What’s Next for Horse Processing?

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Now that the Congress has passed agricultural appropriations legislation with no limit on federal inspection for horse meat, the focus among many is now finding a suitable plant for processing.  Sue Wallis is a State Representative in Wyoming and co-leader of United Horsemen and the International Equine Business Association.

She says they have a great network across the country looking for facilities in places where meat processing is common practice.

Wallis says the horse processing facilities that were shuttered in 2007 when amendments passed banning the USDA from inspecting horse meat will not be reopened because the states where they are located – Texas, Illinois, California and Florida – have passed laws banning horse it.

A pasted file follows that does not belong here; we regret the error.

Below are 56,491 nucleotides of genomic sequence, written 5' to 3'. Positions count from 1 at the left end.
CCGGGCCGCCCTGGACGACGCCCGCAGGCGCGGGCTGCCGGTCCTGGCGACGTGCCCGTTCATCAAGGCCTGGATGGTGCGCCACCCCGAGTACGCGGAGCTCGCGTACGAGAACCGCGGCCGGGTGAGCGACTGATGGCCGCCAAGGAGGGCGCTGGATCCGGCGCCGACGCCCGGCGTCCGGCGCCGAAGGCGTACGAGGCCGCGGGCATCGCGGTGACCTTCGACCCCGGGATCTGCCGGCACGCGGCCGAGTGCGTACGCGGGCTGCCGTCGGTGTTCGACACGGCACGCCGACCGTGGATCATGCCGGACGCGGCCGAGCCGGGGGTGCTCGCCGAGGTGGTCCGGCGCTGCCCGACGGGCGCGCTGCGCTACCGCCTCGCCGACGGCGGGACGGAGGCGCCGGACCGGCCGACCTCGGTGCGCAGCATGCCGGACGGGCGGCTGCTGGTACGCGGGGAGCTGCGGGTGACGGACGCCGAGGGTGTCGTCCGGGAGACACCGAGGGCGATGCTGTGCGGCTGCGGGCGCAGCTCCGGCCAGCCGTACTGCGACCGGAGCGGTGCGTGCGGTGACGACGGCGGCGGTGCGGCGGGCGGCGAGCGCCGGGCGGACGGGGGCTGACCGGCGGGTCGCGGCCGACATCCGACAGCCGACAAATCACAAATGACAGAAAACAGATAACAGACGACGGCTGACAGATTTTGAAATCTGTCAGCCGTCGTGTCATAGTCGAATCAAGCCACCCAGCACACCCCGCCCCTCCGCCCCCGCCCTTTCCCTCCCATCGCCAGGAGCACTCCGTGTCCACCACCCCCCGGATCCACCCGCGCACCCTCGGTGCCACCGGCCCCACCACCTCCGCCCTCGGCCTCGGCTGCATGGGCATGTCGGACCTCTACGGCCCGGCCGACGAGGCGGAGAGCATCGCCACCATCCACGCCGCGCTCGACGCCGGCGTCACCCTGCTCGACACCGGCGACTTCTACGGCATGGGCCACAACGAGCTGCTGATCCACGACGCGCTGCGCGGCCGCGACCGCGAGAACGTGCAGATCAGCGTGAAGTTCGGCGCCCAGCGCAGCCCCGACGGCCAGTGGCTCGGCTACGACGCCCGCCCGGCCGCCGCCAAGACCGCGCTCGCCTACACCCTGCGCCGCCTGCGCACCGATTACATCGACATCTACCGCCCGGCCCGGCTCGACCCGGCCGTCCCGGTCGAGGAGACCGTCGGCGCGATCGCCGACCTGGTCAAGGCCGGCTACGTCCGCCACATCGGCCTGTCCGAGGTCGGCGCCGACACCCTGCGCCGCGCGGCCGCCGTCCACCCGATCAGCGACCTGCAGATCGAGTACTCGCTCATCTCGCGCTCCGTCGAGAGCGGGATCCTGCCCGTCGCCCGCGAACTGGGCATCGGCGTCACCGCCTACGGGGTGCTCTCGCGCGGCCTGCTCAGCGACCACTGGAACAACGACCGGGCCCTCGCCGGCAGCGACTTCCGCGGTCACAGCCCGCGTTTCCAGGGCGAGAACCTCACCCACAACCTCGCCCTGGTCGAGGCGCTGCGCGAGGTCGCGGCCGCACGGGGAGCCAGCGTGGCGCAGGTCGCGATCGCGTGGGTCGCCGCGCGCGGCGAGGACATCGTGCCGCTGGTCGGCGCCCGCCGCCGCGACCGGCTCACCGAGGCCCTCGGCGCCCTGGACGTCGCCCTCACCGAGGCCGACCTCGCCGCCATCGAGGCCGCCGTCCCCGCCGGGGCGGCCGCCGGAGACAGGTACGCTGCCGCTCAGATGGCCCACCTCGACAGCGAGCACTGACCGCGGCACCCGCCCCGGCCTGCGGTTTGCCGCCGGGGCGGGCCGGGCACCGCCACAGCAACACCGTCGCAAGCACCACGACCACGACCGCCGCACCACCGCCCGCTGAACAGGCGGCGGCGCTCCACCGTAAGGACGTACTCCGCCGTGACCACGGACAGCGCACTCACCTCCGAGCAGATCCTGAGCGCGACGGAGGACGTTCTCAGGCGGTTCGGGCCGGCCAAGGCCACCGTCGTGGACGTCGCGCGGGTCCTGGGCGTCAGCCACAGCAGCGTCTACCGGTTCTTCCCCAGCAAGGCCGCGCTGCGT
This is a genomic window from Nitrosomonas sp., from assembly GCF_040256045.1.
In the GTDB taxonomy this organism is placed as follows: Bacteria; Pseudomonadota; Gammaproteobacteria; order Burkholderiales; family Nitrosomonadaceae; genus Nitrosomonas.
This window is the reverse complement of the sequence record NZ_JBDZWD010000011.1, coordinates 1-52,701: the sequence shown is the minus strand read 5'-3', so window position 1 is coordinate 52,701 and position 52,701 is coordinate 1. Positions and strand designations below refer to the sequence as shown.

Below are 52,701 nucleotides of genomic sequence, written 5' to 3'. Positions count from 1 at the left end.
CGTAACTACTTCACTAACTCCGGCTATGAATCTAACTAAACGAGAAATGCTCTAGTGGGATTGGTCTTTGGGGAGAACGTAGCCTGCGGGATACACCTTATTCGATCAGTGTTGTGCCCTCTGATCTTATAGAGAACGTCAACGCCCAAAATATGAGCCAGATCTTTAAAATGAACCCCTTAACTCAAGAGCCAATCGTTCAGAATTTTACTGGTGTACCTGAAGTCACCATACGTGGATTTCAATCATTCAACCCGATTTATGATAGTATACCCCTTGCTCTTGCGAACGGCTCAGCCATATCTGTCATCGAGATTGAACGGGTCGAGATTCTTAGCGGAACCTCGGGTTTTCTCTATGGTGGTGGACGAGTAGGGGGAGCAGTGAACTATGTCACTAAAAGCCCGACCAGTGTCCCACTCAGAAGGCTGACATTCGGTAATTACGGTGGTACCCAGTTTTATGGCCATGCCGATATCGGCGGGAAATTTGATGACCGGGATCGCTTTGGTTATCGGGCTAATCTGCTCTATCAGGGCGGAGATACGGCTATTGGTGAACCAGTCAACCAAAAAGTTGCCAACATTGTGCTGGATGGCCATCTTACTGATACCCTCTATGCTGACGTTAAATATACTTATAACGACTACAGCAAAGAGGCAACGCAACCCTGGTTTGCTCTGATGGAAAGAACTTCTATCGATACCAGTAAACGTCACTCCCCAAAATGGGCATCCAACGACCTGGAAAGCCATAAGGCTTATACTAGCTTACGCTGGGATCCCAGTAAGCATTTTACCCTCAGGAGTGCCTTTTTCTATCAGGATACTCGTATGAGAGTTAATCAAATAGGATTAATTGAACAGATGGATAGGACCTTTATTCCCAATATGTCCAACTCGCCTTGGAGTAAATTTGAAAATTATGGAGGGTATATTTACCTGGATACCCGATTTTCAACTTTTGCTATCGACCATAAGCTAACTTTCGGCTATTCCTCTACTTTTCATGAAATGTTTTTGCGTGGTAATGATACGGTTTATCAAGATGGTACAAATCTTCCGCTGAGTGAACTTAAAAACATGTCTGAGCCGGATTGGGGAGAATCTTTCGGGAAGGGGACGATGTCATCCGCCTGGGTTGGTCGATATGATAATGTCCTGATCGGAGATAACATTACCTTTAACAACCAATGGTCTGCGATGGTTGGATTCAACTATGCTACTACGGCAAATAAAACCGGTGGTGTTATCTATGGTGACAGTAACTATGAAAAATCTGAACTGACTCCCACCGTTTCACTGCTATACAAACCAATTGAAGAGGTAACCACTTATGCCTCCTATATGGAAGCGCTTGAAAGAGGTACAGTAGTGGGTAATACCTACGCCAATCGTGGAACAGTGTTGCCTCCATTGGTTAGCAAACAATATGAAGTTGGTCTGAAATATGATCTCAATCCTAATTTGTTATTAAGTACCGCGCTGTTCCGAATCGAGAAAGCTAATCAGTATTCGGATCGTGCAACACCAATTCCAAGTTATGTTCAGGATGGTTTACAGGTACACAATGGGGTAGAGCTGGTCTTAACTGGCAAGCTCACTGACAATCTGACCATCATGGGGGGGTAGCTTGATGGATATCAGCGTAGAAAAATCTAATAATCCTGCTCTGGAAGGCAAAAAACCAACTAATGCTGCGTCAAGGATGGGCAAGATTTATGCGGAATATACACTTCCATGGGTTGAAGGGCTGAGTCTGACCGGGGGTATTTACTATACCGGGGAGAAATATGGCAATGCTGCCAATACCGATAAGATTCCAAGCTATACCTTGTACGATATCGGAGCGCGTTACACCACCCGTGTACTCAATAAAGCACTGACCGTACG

Once plants are in place, she says it’ll take years to recreate the market and reverse the damage done to the welfare of horses.


Wallis says the tide turned away from the animal rights/anti-processing movement when the Congressional GAO report this spring detailed the problems that were caused by the elimination of horse processing in the U.S. She believes knowledge and understanding of the situation will prevent most other states from enacting horse slaughter bans in the future.

Source:  NAFB News Service

Audio from Julie Harker

Posted by Haylie Shipp

 

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